DNA-based species delimitation in algae

Cite as: Leliaert F, Verbruggen H, Vanormelingen P, Steen F, Lopez-Bautista JM, Zuccarello GC & De Clerck O (2014) DNA-based species delimitation in algae. European Journal of Phycology 49: 179-196. pdf

Abstract. Given problems of species delimitation in algae using morphology or sexual compatibility, molecular data are becoming the standard for delimiting algal species and testing traditional species boundaries. The idea that species are separately evolving metapopulation lineages, along with theoretical progress in phylogenetic and population genetic analyses, has led to the development of new methods of species delimitation. We review these recent developments in DNA-based species delimitation methods, and discuss how they have and will continue to change our understanding of algal species boundaries. Although single-locus approaches have proven effective for a first rapid and large-scale assessment of species diversity, species delimitation based on single gene trees falls short due to gene tree – species tree incongruence, caused by confounding processes like incomplete lineage sorting, trans-species polymorphism, hybridisation and introgression. Data from unlinked loci and multispecies coalescent methods, which combine principles from phylogenetics and population genetics, may now be able to account for these complicating factors. Several of these methods also provide statistical support regarding species boundaries, which is important because speciation is a process, and therefore uncertainty about the precise species boundaries is inevitable in recently diverged lineages. Although algae are the primary focus in this paper, the general principles are easily transferable to other eukaryotes.


The idea that biological nature is aggregated in discrete entities named species is widespread but not unanimously accepted (Mayr, 1996; De Queiroz, 2007; Barraclough, 2010). Most biologists agree that the species represents a fundamental category of biological organisation. Yet, they have debated endlessly over an all-encompassing definition and the criteria used to delimit species (Hey, 2006; Wilkins, 2009) and phycologists are no exception to this (Guiry, 1992; John & Maggs, 1997; Mann 1999, 2010).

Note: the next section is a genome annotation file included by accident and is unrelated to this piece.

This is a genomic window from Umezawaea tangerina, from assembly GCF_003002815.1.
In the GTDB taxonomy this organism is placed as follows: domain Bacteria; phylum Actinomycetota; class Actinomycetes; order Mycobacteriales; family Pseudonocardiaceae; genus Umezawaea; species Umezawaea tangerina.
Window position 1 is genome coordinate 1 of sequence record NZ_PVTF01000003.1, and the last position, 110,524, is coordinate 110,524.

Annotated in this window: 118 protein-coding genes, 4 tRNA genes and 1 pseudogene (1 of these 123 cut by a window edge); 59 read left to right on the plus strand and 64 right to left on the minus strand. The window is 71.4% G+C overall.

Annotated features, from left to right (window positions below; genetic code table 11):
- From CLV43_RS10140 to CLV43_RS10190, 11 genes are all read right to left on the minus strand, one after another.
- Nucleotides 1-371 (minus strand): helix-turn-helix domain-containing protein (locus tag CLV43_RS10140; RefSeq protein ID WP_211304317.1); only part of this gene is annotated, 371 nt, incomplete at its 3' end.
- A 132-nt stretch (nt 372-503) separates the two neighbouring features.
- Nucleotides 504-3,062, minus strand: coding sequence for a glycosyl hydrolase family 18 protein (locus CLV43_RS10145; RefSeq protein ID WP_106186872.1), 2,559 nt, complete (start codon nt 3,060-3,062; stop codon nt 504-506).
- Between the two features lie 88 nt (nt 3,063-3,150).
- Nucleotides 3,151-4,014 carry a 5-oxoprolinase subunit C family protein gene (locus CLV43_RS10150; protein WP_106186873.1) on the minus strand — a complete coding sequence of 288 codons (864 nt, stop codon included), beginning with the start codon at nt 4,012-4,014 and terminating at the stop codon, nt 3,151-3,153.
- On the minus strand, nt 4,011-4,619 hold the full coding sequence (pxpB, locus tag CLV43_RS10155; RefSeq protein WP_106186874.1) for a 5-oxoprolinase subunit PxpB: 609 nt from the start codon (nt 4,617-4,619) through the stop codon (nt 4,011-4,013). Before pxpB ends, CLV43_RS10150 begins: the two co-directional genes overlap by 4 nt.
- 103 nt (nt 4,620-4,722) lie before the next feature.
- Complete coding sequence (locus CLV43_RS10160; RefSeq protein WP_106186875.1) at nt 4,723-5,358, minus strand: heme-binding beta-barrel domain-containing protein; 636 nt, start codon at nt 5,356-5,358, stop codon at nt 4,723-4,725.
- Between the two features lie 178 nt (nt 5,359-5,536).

Disagreement over the nature of species and their defining properties has not dissuaded phycologists from documenting algal diversity and describing new species. A screening of papers published in European Journal of Phycology and Phycologia in 2012 and 2013 revealed that half (68 out of 137 research papers; Supplementary Table S1) describe new taxa or make explicit statements on species boundaries. In virtually all of these papers species delimitation is based on molecular data combined with at least some information about the morphology, ecology or (eco-)physiology of the organisms. It seems that at least in the peer-reviewed literature, it has become rare for extant species to be defined solely by morphology. In some algal groups (e.g. diatoms) the majority of new taxa, however, are still being described on morphology in book series, such as Bibliotheca and Iconographia Diatomologica (Kusber & Jahn, 2003).

Our survey of papers also revealed that whereas molecular and phylogenetic techniques are usually explained in detail, the criteria or methods used to delimit species based on sequence data are rarely specified. Typically, a phylogeny containing multiple specimens per species is constructed, and species are delimited based on topological criteria: monophyly and distinctness from sister species expressed as branch lengths, and some measure of support (bootstrap most commonly). Alternatively, but following a similar rationale, species are delimited based on a ratio of intra- versus interspecific divergence (the so-called barcoding gap) (Hebert et al., 2004). Sometimes, other thresholds, such as the presence of compensatory base pair changes (CBCs) in the secondary structure of the ribosomal RNA internal transcribed spacer (ITS), are used as a proxy for species divergence (Coleman, 2009). In several of the surveyed papers, intraspecific divergence could not be estimated because only a single representative per species was included, and comparable interspecific branch lengths or p-distances are taken as evidence for species boundaries. Another often used criterion is concordance between independent data sources, when individuals belong to the same clades in phylogenies based on different molecular markers, or when there is morphological divergence or sexual incompatibility between lineages in a phylogeny. In the two journals surveyed, we did not find systematic differences in how species delimitation was approached in either macroalgae or microalgae.

It is relevant to ask the question whether and how current practices of species delimitation reflect on our perceived knowledge of algal species diversity. For example, if two individuals share identical 18S rDNA sequences, does this make them conspecific? Is it possible for two individuals lacking CBCs in their ITS2 sequences to represent different biological species? By extension, is reproductive isolation a prerequisite for species delimitation and do species need to be monophyletic with all markers chosen? These and other questions highlight an important gap in our understanding of what algal species are and how to delimit them.

In this review we first aim to address species delimitation from a conceptual perspective, followed by an overview of the common practices in the phycological literature, and finally we look ahead to see how new developments in sequencing technologies, and advances in phylogenetic and population genetic approaches are taking centre stage in species delimitation. Although algae are the primary focus in this paper, the general principles are easily transferable to other eukaryotic taxa.